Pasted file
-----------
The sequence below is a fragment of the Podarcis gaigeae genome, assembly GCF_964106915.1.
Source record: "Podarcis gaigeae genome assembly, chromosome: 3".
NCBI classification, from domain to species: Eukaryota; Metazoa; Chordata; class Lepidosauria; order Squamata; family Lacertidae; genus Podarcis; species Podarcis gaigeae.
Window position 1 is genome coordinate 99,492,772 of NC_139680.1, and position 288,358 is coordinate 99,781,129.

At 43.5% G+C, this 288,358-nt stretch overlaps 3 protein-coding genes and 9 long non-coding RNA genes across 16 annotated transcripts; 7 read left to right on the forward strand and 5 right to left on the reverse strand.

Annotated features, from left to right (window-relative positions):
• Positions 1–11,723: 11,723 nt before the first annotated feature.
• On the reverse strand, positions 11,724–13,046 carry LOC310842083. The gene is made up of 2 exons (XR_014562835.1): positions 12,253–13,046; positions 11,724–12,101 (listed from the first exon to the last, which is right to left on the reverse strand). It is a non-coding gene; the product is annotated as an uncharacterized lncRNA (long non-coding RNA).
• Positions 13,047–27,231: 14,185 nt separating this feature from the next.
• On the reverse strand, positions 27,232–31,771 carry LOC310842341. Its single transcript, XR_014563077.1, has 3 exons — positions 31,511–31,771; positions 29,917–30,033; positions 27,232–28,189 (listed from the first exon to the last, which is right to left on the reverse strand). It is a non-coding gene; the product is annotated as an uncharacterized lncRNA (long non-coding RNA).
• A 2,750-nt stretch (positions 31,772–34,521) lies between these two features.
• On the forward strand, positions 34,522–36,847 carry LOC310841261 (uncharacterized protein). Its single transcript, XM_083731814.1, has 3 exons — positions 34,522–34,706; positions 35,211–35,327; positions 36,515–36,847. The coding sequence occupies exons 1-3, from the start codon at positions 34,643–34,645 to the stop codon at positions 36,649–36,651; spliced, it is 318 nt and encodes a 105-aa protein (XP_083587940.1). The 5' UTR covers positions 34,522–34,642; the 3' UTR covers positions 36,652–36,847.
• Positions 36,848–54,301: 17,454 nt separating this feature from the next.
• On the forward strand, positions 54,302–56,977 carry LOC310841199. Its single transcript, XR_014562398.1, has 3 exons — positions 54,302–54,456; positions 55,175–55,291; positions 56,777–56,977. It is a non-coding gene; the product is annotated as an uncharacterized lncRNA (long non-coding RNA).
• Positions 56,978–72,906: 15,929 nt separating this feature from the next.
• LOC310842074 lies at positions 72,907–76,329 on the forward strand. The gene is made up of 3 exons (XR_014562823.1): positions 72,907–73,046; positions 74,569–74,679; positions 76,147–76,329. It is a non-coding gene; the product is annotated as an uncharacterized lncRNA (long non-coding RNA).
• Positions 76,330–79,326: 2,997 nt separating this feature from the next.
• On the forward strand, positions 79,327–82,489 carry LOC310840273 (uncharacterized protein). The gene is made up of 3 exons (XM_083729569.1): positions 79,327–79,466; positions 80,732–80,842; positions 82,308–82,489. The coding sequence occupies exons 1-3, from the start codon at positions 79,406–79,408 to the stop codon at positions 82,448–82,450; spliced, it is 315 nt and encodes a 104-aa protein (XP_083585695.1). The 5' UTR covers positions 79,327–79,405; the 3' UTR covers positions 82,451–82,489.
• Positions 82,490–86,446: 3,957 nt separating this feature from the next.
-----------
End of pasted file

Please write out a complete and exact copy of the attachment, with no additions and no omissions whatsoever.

The sequence below is a fragment of the Podarcis gaigeae genome, assembly GCF_964106915.1.
Source record: "Podarcis gaigeae genome assembly, chromosome: 3".
NCBI classification, from domain to species: Eukaryota; Metazoa; Chordata; class Lepidosauria; order Squamata; family Lacertidae; genus Podarcis; species Podarcis gaigeae.
Window position 1 is genome coordinate 99,492,772 of NC_139680.1, and position 288,358 is coordinate 99,781,129.

At 43.5% G+C, this 288,358-nt stretch overlaps 3 protein-coding genes and 9 long non-coding RNA genes across 16 annotated transcripts; 7 read left to right on the forward strand and 5 right to left on the reverse strand.

Annotated features, from left to right (window-relative positions):
• Positions 1–11,723: 11,723 nt before the first annotated feature.
• On the reverse strand, positions 11,724–13,046 carry LOC310842083. The gene is made up of 2 exons (XR_014562835.1): positions 12,253–13,046; positions 11,724–12,101 (listed from the first exon to the last, which is right to left on the reverse strand). It is a non-coding gene; the product is annotated as an uncharacterized lncRNA (long non-coding RNA).
• Positions 13,047–27,231: 14,185 nt separating this feature from the next.
• On the reverse strand, positions 27,232–31,771 carry LOC310842341. Its single transcript, XR_014563077.1, has 3 exons — positions 31,511–31,771; positions 29,917–30,033; positions 27,232–28,189 (listed from the first exon to the last, which is right to left on the reverse strand). It is a non-coding gene; the product is annotated as an uncharacterized lncRNA (long non-coding RNA).
• A 2,750-nt stretch (positions 31,772–34,521) lies between these two features.
• On the forward strand, positions 34,522–36,847 carry LOC310841261 (uncharacterized protein). Its single transcript, XM_083731814.1, has 3 exons — positions 34,522–34,706; positions 35,211–35,327; positions 36,515–36,847. The coding sequence occupies exons 1-3, from the start codon at positions 34,643–34,645 to the stop codon at positions 36,649–36,651; spliced, it is 318 nt and encodes a 105-aa protein (XP_083587940.1). The 5' UTR covers positions 34,522–34,642; the 3' UTR covers positions 36,652–36,847.
• Positions 36,848–54,301: 17,454 nt separating this feature from the next.
• On the forward strand, positions 54,302–56,977 carry LOC310841199. Its single transcript, XR_014562398.1, has 3 exons — positions 54,302–54,456; positions 55,175–55,291; positions 56,777–56,977. It is a non-coding gene; the product is annotated as an uncharacterized lncRNA (long non-coding RNA).
• Positions 56,978–72,906: 15,929 nt separating this feature from the next.
• LOC310842074 lies at positions 72,907–76,329 on the forward strand. The gene is made up of 3 exons (XR_014562823.1): positions 72,907–73,046; positions 74,569–74,679; positions 76,147–76,329. It is a non-coding gene; the product is annotated as an uncharacterized lncRNA (long non-coding RNA).
• Positions 76,330–79,326: 2,997 nt separating this feature from the next.
• On the forward strand, positions 79,327–82,489 carry LOC310840273 (uncharacterized protein). The gene is made up of 3 exons (XM_083729569.1): positions 79,327–79,466; positions 80,732–80,842; positions 82,308–82,489. The coding sequence occupies exons 1-3, from the start codon at positions 79,406–79,408 to the stop codon at positions 82,448–82,450; spliced, it is 315 nt and encodes a 104-aa protein (XP_083585695.1). The 5' UTR covers positions 79,327–79,405; the 3' UTR covers positions 82,451–82,489.
• Positions 82,490–86,446: 3,957 nt separating this feature from the next.